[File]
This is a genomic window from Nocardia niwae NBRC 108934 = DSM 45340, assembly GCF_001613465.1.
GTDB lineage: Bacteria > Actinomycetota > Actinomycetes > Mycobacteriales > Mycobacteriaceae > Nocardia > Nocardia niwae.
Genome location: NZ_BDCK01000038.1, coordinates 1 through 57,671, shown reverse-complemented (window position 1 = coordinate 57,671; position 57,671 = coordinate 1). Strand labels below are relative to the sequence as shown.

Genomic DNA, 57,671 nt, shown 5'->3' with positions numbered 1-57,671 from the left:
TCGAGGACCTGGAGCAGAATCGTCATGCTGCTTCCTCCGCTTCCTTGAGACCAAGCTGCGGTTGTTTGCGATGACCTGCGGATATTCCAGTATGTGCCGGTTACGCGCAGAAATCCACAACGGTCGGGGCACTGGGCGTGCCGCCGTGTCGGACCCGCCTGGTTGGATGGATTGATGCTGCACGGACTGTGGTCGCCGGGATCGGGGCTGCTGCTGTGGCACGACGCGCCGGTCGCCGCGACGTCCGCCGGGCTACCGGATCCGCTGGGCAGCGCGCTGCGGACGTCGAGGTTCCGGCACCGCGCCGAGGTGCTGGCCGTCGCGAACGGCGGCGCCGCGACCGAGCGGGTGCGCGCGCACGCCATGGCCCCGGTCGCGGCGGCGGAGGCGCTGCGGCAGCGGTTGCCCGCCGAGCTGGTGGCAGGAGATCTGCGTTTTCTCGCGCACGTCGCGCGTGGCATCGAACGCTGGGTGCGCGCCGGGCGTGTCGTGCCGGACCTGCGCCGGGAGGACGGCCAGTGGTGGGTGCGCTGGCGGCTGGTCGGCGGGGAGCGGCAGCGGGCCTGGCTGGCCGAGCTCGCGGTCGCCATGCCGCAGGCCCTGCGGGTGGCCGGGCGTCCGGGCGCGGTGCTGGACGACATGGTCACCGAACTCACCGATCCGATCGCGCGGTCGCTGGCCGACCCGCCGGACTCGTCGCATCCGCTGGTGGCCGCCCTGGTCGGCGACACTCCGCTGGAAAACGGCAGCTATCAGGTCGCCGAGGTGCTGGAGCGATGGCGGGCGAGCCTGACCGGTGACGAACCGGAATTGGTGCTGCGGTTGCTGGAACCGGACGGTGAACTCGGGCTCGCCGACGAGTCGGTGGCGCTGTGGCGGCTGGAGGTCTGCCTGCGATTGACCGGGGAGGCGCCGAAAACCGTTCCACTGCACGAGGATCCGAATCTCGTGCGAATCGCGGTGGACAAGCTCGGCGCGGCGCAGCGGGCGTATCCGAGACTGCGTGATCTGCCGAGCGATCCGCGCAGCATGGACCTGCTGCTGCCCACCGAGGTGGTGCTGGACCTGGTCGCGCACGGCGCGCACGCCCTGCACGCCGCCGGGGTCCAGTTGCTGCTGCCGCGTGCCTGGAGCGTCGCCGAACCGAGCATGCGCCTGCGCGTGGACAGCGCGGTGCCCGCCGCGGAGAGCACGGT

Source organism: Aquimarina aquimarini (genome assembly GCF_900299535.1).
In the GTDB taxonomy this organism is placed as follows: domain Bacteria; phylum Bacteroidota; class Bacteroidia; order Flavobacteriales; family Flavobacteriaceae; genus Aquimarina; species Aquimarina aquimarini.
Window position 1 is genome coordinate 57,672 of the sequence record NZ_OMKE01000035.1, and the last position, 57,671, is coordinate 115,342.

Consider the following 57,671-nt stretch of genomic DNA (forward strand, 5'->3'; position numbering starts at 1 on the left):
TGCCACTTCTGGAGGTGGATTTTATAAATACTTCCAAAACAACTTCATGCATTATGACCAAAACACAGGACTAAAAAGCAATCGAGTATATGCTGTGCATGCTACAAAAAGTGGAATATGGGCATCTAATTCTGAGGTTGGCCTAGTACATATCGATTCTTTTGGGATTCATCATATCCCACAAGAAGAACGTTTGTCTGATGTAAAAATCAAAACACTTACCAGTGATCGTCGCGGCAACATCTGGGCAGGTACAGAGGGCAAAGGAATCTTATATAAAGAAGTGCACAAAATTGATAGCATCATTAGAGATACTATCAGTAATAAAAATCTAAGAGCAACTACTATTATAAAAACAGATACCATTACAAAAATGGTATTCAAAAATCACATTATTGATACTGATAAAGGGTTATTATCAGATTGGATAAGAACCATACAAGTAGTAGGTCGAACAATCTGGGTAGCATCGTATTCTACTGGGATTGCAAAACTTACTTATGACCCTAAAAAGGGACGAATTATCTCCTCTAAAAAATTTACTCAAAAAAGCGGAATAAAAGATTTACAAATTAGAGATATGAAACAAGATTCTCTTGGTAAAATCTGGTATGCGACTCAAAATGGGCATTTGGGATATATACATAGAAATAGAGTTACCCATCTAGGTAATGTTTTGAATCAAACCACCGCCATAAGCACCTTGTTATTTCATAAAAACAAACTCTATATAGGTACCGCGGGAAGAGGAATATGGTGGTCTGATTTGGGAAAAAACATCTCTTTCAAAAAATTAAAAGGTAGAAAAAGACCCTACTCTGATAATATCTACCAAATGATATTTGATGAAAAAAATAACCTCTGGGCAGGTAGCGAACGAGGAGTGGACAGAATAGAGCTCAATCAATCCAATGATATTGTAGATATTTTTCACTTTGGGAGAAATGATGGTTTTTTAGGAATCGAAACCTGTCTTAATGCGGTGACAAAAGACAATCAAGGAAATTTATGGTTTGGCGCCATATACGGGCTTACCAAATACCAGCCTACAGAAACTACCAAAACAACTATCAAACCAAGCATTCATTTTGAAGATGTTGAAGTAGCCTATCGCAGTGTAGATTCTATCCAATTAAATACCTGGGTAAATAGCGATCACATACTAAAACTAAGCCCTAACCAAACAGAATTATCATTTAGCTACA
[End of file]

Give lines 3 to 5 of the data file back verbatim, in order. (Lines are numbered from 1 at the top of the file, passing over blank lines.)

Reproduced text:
Genome location: NZ_BDCK01000038.1, coordinates 1 through 57,671, shown reverse-complemented (window position 1 = coordinate 57,671; position 57,671 = coordinate 1). Strand labels below are relative to the sequence as shown.

Genomic DNA, 57,671 nt, shown 5'->3' with positions numbered 1-57,671 from the left:
TCGAGGACCTGGAGCAGAATCGTCATGCTGCTTCCTCCGCTTCCTTGAGACCAAGCTGCGGTTGTTTGCGATGACCTGCGGATATTCCAGTATGTGCCGGTTACGCGCAGAAATCCACAACGGTCGGGGCACTGGGCGTGCCGCCGTGTCGGACCCGCCTGGTTGGATGGATTGATGCTGCACGGACTGTGGTCGCCGGGATCGGGGCTGCTGCTGTGGCACGACGCGCCGGTCGCCGCGACGTCCGCCGGGCTACCGGATCCGCTGGGCAGCGCGCTGCGGACGTCGAGGTTCCGGCACCGCGCCGAGGTGCTGGCCGTCGCGAACGGCGGCGCCGCGACCGAGCGGGTGCGCGCGCACGCCATGGCCCCGGTCGCGGCGGCGGAGGCGCTGCGGCAGCGGTTGCCCGCCGAGCTGGTGGCAGGAGATCTGCGTTTTCTCGCGCACGTCGCGCGTGGCATCGAACGCTGGGTGCGCGCCGGGCGTGTCGTGCCGGACCTGCGCCGGGAGGACGGCCAGTGGTGGGTGCGCTGGCGGCTGGTCGGCGGGGAGCGGCAGCGGGCCTGGCTGGCCGAGCTCGCGGTCGCCATGCCGCAGGCCCTGCGGGTGGCCGGGCGTCCGGGCGCGGTGCTGGACGACATGGTCACCGAACTCACCGATCCGATCGCGCGGTCGCTGGCCGACCCGCCGGACTCGTCGCATCCGCTGGTGGCCGCCCTGGTCGGCGACACTCCGCTGGAAAACGGCAGCTATCAGGTCGCCGAGGTGCTGGAGCGATGGCGGGCGAGCCTGACCGGTGACGAACCGGAATTGGTGCTGCGGTTGCTGGAACCGGACGGTGAACTCGGGCTCGCCGACGAGTCGGTGGCGCTGTGGCGGCTGGAGGTCTGCCTGCGATTGACCGGGGAGGCGCCGAAAACCGTTCCACTGCACGAGGATCCGAATCTCGTGCGAATCGCGGTGGACAAGCTCGGCGCGGCGCAGCGGGCGTATCCGAGACTGCGTGATCTGCCGAGCGATCCGCGCAGCATGGACCTGCTGCTGCCCACCGAGGTGGTGCTGGACCTGGTCGCGCACGGCGCGCACGCCCTGCACGCCGCCGGGGTCCAGTTGCTGCTGCCGCGTGCCTGGAGCGTCGCCGAACCGAGCATGCGCCTGCGCGTGGACAGCGCGGTGCCCGCCGCGGAGAGCACGGT